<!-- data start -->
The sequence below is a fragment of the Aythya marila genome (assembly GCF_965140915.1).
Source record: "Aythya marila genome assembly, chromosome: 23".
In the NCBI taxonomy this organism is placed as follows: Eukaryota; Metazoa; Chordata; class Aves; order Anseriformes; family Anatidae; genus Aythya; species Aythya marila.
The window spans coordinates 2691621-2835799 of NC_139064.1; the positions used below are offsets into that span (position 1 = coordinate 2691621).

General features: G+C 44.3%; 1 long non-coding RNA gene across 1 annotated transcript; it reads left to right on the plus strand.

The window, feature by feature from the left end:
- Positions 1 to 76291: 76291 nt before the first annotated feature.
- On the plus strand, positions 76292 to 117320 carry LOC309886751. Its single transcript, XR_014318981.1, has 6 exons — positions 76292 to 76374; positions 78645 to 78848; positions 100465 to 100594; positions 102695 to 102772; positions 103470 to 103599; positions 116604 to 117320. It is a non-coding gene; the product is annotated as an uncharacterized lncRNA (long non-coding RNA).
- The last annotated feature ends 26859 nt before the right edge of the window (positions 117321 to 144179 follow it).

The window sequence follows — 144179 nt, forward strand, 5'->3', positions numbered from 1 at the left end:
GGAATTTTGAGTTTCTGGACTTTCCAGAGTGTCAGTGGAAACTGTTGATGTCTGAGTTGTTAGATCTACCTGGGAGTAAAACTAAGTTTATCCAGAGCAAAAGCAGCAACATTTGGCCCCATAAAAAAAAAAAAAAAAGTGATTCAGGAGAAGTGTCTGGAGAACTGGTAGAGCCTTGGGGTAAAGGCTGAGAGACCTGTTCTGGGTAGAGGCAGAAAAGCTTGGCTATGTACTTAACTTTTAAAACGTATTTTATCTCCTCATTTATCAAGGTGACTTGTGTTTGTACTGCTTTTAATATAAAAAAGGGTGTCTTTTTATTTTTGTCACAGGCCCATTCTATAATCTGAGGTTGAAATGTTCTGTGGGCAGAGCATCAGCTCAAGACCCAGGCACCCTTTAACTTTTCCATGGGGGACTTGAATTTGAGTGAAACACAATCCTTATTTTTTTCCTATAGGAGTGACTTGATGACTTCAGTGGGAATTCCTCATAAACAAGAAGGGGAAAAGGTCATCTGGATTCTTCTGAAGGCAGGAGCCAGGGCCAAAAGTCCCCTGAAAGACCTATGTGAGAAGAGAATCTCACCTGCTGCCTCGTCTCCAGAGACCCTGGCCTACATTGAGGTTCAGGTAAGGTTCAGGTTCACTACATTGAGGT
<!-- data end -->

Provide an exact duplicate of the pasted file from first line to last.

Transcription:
The sequence below is a fragment of the Aythya marila genome (assembly GCF_965140915.1).
Source record: "Aythya marila genome assembly, chromosome: 23".
In the NCBI taxonomy this organism is placed as follows: Eukaryota; Metazoa; Chordata; class Aves; order Anseriformes; family Anatidae; genus Aythya; species Aythya marila.
The window spans coordinates 2691621-2835799 of NC_139064.1; the positions used below are offsets into that span (position 1 = coordinate 2691621).

General features: G+C 44.3%; 1 long non-coding RNA gene across 1 annotated transcript; it reads left to right on the plus strand.

The window, feature by feature from the left end:
- Positions 1 to 76291: 76291 nt before the first annotated feature.
- On the plus strand, positions 76292 to 117320 carry LOC309886751. Its single transcript, XR_014318981.1, has 6 exons — positions 76292 to 76374; positions 78645 to 78848; positions 100465 to 100594; positions 102695 to 102772; positions 103470 to 103599; positions 116604 to 117320. It is a non-coding gene; the product is annotated as an uncharacterized lncRNA (long non-coding RNA).
- The last annotated feature ends 26859 nt before the right edge of the window (positions 117321 to 144179 follow it).

The window sequence follows — 144179 nt, forward strand, 5'->3', positions numbered from 1 at the left end:
GGAATTTTGAGTTTCTGGACTTTCCAGAGTGTCAGTGGAAACTGTTGATGTCTGAGTTGTTAGATCTACCTGGGAGTAAAACTAAGTTTATCCAGAGCAAAAGCAGCAACATTTGGCCCCATAAAAAAAAAAAAAAAAGTGATTCAGGAGAAGTGTCTGGAGAACTGGTAGAGCCTTGGGGTAAAGGCTGAGAGACCTGTTCTGGGTAGAGGCAGAAAAGCTTGGCTATGTACTTAACTTTTAAAACGTATTTTATCTCCTCATTTATCAAGGTGACTTGTGTTTGTACTGCTTTTAATATAAAAAAGGGTGTCTTTTTATTTTTGTCACAGGCCCATTCTATAATCTGAGGTTGAAATGTTCTGTGGGCAGAGCATCAGCTCAAGACCCAGGCACCCTTTAACTTTTCCATGGGGGACTTGAATTTGAGTGAAACACAATCCTTATTTTTTTCCTATAGGAGTGACTTGATGACTTCAGTGGGAATTCCTCATAAACAAGAAGGGGAAAAGGTCATCTGGATTCTTCTGAAGGCAGGAGCCAGGGCCAAAAGTCCCCTGAAAGACCTATGTGAGAAGAGAATCTCACCTGCTGCCTCGTCTCCAGAGACCCTGGCCTACATTGAGGTTCAGGTAAGGTTCAGGTTCACTACATTGAGGT